We walked in the seasonably cold weather to the tiny, cosy coffee shop next door, and ordered huge, Cadbury's-Flake-and-marshmallow-filled hot chocolates. We spent the evening catching up on anything and everything, enjoying the Christmas music that was playing (well we enjoyed it until we realised it was just the one song on repeat, then it got annoying), and putting the world to rights. Everything that Christmas is about.
5) Dinner with the blended family.
A few weeks ago my little brother Chip met a girl who lives in Twickenham. He went there to see her twice before she arranged to come to Essex to see him. Chip mentioned to Dad that she was coming here this time. So Dad did what any self-respecting father would do. Text the entire family inviting them to a big dinner, and booked a restaurant.
So Chip's third date with this girl involved her meeting the entire family.
The dinner was brilliant. Mowgli and his girlfriend were hilarious, as always. Dad's girlfriend had one glass too many and made a totally inappropriate and very funny comment to Chip and his new girl. Dad insisted on making stupid Dad jokes, and his girlfriend's children took it all in their stride.
They're official now, if you're interested.
6) The Lion King Leaving Party.
Okay, honestly, Disney didn't hire out a club in Trafalgar Square because I left. I'm sure they would have done, but my leaving date happened to land on the 15th anniversary so they probably thought they'd kill two birds with one stone.
And so after my last, very emotional shift, I was presented with an outrageous number of presents from the superstars I worked with, and then we all made our way to Trafalgar Square for a brilliant night.
I was chatting to one guy for half an hour before I realised he was actual Timon. I can't even begin to explain how excited I was. I did attempt to speak to the actor who plays Simba but, unfortunately, I have an outrageous, teenage-girl crush on him and fall apart when he walks into the room. I've a few embarrassing stories thanks to that particular fact, but I'll not go into them now.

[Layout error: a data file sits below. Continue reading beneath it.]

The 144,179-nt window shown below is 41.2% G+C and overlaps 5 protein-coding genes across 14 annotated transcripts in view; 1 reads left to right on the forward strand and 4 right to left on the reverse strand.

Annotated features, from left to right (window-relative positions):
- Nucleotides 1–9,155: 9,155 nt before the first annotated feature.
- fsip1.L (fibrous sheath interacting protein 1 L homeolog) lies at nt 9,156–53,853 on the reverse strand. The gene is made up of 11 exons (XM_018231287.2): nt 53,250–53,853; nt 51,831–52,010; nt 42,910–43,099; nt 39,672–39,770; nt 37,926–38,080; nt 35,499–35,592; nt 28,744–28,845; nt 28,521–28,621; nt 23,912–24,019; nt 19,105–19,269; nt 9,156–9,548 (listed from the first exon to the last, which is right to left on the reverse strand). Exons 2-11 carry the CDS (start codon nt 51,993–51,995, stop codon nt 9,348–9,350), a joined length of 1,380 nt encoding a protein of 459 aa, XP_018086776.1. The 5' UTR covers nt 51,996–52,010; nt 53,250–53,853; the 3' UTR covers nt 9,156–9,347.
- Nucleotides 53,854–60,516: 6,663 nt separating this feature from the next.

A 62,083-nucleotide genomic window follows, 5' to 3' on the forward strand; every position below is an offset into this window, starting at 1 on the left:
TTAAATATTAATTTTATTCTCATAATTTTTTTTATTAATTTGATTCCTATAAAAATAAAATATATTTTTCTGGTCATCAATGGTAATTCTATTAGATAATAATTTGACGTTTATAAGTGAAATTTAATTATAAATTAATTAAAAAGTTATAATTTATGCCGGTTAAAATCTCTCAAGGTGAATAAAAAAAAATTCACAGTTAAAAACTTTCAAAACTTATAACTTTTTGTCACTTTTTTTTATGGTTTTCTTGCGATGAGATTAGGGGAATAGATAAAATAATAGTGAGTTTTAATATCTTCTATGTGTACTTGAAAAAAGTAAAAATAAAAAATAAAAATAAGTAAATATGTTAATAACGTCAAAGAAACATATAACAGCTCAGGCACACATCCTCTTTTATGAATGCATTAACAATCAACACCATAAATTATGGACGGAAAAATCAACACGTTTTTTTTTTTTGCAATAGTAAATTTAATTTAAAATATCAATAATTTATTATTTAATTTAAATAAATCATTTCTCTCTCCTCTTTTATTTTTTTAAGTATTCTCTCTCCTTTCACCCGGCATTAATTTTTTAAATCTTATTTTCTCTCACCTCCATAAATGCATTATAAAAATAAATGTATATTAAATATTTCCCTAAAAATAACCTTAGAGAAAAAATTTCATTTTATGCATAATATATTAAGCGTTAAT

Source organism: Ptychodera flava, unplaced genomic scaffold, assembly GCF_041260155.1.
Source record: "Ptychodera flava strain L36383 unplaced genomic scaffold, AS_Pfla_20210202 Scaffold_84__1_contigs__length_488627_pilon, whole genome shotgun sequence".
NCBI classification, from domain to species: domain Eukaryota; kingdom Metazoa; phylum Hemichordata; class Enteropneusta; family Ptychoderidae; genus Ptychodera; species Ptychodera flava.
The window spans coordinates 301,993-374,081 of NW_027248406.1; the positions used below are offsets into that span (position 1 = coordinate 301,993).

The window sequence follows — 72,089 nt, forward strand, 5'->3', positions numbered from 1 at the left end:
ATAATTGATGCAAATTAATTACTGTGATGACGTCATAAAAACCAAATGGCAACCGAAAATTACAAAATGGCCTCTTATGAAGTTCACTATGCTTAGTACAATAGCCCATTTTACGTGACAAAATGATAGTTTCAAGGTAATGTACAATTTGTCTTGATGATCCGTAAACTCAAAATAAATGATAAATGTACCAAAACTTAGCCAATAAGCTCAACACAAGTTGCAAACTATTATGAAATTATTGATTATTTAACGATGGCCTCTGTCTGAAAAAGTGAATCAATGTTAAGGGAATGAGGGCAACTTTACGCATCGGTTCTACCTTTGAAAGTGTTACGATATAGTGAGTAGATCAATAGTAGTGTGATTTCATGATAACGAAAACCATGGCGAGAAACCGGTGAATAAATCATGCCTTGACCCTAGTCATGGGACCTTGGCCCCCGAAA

I talked to so many amazing people from so many parts of the show, and will be forever proud and honoured to have been a part of that anniversary.
I will not be forever proud that the front of house manager had to walk me to Leicester Square, put me in a taxi, and later check that my slurring, swaying wine-fuelled self had made it home safely. (Although I will be forever grateful that he did that.)
I am thankful for so many parts of this year. I'm thankful for at least one thing that's happened every single day of this year, and I will genuinely miss my #100happydays.
A couple of years ago I mentioned The Empty Jar idea, you know, where you write something down every day that made you happy so that when you feel down about the world or life you can look in the jar and instantly find a series of happy memories. I didn't end up doing that because I moved to America at the beginning of the year and just didn't get round to it. This year however, I have two gorgeous jars decorated with Disney characters thanks to my self-indulgent time at the Friends and Family discount night in December, and so will be continuing my own personal #100happydays at home.
I would totally recommend doing something like this. It highlights how wonderful your life really is, and helps you to see the Little Wonders that fill your days.